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Palestinian militants declare end to cease-fire

Toughest challenge yet to peace road map

A vehicle burns in Gaza City after Thursday's Israeli missile attack.
A vehicle burns in Gaza City after Thursday's Israeli missile attack.

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Israeli missile attack kills Hamas leader Ismail Abu Shanab.
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Excerpt from a 2002 CNN interview with Hamas founder Ismail Abu Shanab.
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GAZA CITY (CNN) -- Palestinian militant groups Thursday declared an end to their temporary cease-fire with Israel shortly after a senior Hamas leader was killed in an Israeli missile attack in Gaza.

Hamas, Islamic Jihad and the Al Aqsa Martyrs Brigades -- the militant offshoot of Palestinian Authority President Yasser Arafat's Fatah movement -- said they would no longer abide by the cease-fire.

Israel contends the cease-fire was broken by Tuesday's bus bombing in Jerusalem that killed 20 people. Both Hamas and Islamic Jihad claimed responsibility for that attack.

By late Thursday, four Qassam rockets were fired from Gaza into southern Israel as it appeared Hamas was acting on its word, witnesses said. No major damage was reported in Israel.

Witnesses said Israeli tanks moved into Beit Hanoun soon afterward in search of the perpetrators. In the West Bank, witnesses reported movement of Israeli tanks, coming from three directions.

With the situation rapidly deteriorating, the Bush administration's Mideast "road map" was facing one of its toughest challenges to date. At the United Nations, U.S. Secretary of State Colin Powell urged Palestinian and Israeli leaders to stick to the road map.

The alternative, Powell said, would be "a cliff that both sides will fall off of."

Former U.S. Sen. George Mitchell, who spent years working on Mideast peace, said Palestinians and Israelis must use "patience and perseverance" and realize that "for both sides there is no military solution to this."

"There is no easy way," Mitchell told CNN.

'Everything is put on hold'

In the Thursday attack, three Israeli missiles hit a car carrying senior Hamas leader, Ismail Abu Shanab, 53, and two of his bodyguards as his car drove through the Rimal neighborhood of Gaza City. Abu Shanab was considered a moderate and was an architect of the cease-fire.

Palestinian Prime Minister Mahmoud Abbas called the Israeli airstrike an "ugly crime" that was "against peace and the peace process."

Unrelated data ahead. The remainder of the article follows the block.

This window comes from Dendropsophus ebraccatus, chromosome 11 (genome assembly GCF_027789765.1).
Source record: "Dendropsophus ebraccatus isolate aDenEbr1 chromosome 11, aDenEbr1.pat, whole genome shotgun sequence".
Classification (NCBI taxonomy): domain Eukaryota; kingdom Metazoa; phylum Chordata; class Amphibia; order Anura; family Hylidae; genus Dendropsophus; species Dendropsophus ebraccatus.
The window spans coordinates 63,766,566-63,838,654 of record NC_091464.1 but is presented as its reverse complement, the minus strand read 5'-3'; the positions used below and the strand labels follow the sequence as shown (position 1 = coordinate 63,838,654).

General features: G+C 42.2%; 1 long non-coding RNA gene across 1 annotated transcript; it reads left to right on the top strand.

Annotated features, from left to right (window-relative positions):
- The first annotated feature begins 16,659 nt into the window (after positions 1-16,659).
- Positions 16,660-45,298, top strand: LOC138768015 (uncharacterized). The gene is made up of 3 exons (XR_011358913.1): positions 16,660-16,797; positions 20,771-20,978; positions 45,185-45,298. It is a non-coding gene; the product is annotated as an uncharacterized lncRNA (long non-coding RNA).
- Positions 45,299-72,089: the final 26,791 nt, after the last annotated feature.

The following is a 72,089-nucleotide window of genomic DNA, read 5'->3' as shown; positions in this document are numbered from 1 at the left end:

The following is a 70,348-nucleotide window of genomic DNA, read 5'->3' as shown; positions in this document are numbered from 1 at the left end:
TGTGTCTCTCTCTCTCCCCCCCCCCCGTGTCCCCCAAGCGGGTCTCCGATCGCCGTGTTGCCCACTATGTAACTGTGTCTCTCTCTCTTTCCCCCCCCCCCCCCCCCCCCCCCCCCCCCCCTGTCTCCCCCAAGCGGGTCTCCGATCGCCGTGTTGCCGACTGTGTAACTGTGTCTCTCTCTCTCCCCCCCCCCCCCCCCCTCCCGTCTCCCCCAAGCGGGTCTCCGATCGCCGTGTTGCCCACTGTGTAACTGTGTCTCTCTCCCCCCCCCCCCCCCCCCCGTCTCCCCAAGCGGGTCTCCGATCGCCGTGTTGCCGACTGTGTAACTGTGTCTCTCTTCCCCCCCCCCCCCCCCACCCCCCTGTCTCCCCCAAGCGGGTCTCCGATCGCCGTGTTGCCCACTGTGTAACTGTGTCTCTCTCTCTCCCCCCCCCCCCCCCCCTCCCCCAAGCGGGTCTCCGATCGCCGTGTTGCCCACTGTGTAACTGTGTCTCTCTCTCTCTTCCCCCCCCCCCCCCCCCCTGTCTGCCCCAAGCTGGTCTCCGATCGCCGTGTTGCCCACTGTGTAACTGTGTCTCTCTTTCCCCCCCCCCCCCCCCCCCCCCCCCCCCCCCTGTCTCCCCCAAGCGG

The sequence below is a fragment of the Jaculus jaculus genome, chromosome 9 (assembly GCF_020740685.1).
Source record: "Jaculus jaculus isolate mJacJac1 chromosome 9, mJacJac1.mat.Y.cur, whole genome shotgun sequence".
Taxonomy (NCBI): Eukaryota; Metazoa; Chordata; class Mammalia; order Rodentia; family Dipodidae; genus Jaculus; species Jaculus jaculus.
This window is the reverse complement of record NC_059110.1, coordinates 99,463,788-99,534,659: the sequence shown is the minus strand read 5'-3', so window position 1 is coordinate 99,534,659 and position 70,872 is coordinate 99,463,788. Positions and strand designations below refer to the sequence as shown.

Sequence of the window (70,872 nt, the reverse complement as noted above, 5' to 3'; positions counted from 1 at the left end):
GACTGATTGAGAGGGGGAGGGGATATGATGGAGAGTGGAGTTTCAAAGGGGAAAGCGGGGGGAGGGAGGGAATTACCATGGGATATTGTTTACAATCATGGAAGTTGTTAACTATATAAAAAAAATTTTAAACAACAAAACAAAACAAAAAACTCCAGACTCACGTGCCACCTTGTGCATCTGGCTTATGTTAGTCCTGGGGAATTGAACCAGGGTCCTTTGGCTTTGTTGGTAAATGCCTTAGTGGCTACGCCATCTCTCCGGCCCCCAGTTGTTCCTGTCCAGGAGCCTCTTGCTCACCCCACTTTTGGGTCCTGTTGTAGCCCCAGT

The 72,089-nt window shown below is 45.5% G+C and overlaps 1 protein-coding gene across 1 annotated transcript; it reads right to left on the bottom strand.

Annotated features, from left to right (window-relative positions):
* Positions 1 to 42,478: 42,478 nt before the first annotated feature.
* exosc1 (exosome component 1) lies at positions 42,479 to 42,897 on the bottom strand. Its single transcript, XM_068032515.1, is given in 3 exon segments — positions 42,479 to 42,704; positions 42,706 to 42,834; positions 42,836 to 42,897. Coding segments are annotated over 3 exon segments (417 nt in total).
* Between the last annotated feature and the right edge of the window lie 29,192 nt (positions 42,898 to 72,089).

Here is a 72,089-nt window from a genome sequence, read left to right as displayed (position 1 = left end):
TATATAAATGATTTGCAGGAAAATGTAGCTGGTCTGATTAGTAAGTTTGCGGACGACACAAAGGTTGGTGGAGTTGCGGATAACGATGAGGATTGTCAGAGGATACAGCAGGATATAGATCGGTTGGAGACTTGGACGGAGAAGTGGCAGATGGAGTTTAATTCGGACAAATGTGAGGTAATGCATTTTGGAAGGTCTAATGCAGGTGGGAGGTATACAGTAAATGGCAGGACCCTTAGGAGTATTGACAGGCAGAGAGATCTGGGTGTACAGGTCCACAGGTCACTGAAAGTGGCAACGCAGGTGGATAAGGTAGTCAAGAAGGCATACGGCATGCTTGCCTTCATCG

Foreign Ministry spokesman Gideon Meir said Israel "had no choice" but to strike after Tuesday's suicide bombing.

Video from the scene showed a gutted car in flames with angry Palestinians gathering in the streets. Abu Shanab's body was carried to Shifa Hospital where thousands of Palestinians demonstrated, many of them calling on Abbas to resign.

Ismael Hania, an Hamas spokesman, addressed the crowd, vowing to avenge the death and calling on Abbas to resign.

"Leave the Palestinian territory immediately instead of fighting our people," Hania said of the new Palestinian prime minister.

According to an aide to Palestinian Authority security chief Mohammed Dahlan, the missile strike came shortly before Palestinian police intended to launch raids against Hamas and Islamic Jihad.

Elias Zananiri, Dahlan's spokesman, said Palestinian security forces had been given new rules of engagement, which would have allowed them to arrest militants and confiscate weapons. He said the new measures would have stripped Hamas and Islamic Jihad of their military wings.

"Now everything is put on hold," Zananiri said.

After Tuesday's bus bombing, Israel warned it cannot take further steps along the U.S.-backed road map to peace unless "substantial and meaningful" steps are taken against militants staging attacks.

Palestinian Authority Information Minister Nabil Amr called the Gaza attack "irresponsible" and said it would obstruct Palestinian efforts to crack down on militants.

"Now the Palestinian Authority has to re-evaluate the decisions from last night and the necessary steps taken to protect the Palestinian people," Amr said.

CNN Correspondent Michael Holmes contributed to this report.

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